New Neuromotor Activities Program Available to Current and Past Miami Project Clinical Research Participants
Researchers in the rehabilitation research labs of The Miami Project to Cure Paralysis have recently started a new Neuromotor Activities Program to provide activities that help maintain and improve the functional capabilities of their current and former rehabilitation research participants. The program will help researchers continue to collect essential data on our spinal cord injured (SCI) research participants while also offering the opportunity to work on their functional capabilities, independence, and life satisfaction. The program is part of The Miami Project’s comprehensive rehabilitation research activities that provides a continuum of evidence-based rehabilitation for the many people with SCI who have volunteered their participation in our clinical rehabilitation research programs.
Current activities administered by Deena Cilien, PT, DPT, as part of the Neuromotor Activities Program, include exercises that target specific movement impairments. Some participants are working on their manual dexterity and hand function, while some are walking on a treadmill or using a harness system to ambulate in the lab. The researchers are also using electrical stimulation to improve hand, arm and lower body function.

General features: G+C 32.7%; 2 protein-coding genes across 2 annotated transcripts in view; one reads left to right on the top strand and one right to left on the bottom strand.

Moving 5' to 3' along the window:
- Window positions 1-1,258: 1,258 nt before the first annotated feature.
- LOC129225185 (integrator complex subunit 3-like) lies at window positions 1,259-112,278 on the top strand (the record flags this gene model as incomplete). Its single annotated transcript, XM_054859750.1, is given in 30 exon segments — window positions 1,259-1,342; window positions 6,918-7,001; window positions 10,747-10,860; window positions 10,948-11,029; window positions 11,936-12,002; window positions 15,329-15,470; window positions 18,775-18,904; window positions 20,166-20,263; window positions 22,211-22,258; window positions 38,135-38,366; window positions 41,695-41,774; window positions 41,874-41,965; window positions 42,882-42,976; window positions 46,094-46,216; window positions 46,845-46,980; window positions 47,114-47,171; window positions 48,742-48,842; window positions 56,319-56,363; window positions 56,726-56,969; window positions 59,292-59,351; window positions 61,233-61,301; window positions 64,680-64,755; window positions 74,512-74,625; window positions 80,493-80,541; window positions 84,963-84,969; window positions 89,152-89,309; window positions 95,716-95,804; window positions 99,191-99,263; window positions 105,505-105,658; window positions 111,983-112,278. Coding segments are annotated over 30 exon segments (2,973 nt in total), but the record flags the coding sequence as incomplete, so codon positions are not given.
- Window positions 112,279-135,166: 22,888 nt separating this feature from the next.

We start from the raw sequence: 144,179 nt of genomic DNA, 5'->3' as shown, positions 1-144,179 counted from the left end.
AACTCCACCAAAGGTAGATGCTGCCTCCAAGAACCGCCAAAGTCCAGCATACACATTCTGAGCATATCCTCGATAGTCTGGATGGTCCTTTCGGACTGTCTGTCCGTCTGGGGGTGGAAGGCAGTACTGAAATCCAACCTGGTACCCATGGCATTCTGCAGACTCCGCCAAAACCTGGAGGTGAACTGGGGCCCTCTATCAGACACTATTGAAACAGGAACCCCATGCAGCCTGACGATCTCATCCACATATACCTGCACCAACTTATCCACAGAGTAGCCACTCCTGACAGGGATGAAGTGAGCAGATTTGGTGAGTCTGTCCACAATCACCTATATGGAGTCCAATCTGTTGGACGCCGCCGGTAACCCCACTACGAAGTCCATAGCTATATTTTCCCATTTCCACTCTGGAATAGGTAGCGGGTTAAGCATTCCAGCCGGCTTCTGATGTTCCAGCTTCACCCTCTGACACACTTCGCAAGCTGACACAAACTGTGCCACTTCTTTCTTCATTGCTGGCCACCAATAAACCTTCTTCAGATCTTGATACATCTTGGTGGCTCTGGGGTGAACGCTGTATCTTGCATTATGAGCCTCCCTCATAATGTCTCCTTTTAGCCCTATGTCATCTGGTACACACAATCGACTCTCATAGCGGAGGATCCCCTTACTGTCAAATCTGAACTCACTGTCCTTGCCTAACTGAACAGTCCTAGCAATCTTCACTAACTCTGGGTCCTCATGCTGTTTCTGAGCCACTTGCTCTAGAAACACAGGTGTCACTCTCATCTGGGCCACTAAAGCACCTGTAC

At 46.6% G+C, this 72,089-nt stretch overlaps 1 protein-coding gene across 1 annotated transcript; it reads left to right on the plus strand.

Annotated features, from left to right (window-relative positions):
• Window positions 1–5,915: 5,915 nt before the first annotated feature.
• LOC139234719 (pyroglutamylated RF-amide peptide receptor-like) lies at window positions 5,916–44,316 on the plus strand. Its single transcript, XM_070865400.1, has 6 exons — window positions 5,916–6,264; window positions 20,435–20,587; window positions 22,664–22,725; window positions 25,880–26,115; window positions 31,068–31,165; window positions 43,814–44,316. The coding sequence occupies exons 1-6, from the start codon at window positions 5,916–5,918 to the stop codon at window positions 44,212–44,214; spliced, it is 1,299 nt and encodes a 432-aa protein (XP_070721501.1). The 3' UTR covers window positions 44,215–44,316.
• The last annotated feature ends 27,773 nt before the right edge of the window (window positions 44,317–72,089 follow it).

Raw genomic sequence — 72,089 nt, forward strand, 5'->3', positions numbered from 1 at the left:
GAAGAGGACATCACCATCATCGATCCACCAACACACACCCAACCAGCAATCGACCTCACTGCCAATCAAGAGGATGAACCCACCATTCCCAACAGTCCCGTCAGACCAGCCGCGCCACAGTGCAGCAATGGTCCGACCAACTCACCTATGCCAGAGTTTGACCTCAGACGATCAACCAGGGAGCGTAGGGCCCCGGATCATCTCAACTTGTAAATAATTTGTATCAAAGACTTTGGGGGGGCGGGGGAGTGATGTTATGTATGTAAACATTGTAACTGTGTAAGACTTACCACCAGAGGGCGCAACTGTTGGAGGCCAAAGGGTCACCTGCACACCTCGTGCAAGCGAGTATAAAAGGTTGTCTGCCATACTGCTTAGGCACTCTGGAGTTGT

“One of the foundational goals of The Miami Project has been to identify and establish an evidence base for new strategies that can be integrated within the realm of routine clinical care. These strategies are not directed to cure, but rather an enhancement of functional and health outcomes for everyone who has a spinal cord injury. The Neuromotor Activities Program helps us better understand specific activities that are effective, and for whom they are best targeted, which will provide data needed for translation of these treatments to early clinical care,” said Dr. Mark Nash, who directs the program.
If you are interested in more information about the Neuromotor Activities Program, or other clinical research, please email MPInfo@med.miami.edu or call 305-243-7108.